A man makes his way past signage to a mass COVID-19 vaccination centre at the University of Toronto’s Mississauga campus during the COVID-19 pandemic in Mississauga, Ont., on Monday, May 17, 2021. THE CANADIAN PRESS/Nathan Denette
Canadians encouraged to see mRNA shots as interchangeable as more 2nd doses open up

Doctos urge people not to hesitate if offered Moderna after getting Pfizer for their first shot

Chief of Defence Staff Jonathan Vance sits in the front row during a news conference in Ottawa on June 26, 2020. THE CANADIAN PRESS/Adrian Wyld
Defence committee rises without report on Vance allegations

Committee had been investigating the government’s handling of complaints against former defence chief

The Coquihalla Lakes washroom is getting upgrades. (Submitted)
Coquihalla to get upgrades to aging washrooms

The Ministry of Transportation is providing $1 million in funding to upgrade 3 rest areas

The Sacred Hearts church on PIB land burned Monday morning. (Theresa May Jack/Facebook)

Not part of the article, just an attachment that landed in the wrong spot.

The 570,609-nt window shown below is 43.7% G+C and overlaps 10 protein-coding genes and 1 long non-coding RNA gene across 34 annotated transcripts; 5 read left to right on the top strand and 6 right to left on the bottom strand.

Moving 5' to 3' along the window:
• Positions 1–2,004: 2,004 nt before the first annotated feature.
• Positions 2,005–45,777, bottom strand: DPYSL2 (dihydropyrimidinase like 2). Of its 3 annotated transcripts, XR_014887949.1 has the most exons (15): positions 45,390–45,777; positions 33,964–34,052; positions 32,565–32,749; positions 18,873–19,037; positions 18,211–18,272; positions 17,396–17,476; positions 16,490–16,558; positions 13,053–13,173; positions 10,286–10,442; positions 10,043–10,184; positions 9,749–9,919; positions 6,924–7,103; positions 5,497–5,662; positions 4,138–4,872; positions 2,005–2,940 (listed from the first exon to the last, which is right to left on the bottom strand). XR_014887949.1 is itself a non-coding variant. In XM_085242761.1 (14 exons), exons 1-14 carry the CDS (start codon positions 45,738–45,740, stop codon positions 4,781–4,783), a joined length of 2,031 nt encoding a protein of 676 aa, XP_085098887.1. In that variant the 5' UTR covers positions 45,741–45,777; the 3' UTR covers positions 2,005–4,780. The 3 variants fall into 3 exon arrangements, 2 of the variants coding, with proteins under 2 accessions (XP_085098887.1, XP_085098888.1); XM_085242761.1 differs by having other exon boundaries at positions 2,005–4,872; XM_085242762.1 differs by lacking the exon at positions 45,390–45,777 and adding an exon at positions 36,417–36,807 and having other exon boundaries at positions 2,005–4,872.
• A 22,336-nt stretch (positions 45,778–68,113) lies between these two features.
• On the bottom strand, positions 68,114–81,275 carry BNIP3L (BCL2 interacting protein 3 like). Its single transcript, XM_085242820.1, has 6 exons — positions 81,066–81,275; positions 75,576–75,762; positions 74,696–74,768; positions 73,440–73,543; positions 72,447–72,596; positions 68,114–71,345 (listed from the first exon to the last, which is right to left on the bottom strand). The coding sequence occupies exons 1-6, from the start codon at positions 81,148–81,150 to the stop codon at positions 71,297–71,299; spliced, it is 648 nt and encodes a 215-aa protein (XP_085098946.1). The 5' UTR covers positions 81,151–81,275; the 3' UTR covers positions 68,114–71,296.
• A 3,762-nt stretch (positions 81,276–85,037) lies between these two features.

Two churches on First Nation land in South Okanagan burn to the ground

Sacred Hearts church on Penticton Indian Band land was reduced to rubble

Tl’etinqox-lead ceremony at the site of the former St. Joseph’s Mission in Williams Lake, B.C., June 18, 2021. (Angie Mindus photo - Williams Lake Tribune)
‘We are all one people’: Honouring residential school victims and survivors

Love, support and curiousity: Canadians urged to learn about residential schools and their impact

Indigenous rights and climate activists gathered outside Liberty Mutual’s office in Vancouver to pressure the insurance giant to stop covering Trans Mountain. (Photo by Andrew Larigakis)
Activists work to ensure Trans Mountain won’t get insurance

Global campaign urging insurance providers to stay away from Canadian pipeline project

In the first election with public money replacing corporate or union donations, B.C. Liberal leader Andrew Wilkinson, B.C. Greens leader Sonia Furstenau and B.C. NDP leader John Horgan take part in election debate at the University of B.C., Oct. 13, 2020. (THE CANADIAN PRESS)
B.C. MLAs ponder 2022 ‘sunset’ of subsidy for political parties

NDP, B.C. Fed call for increase, B.C. Liberals have no comment

Most Read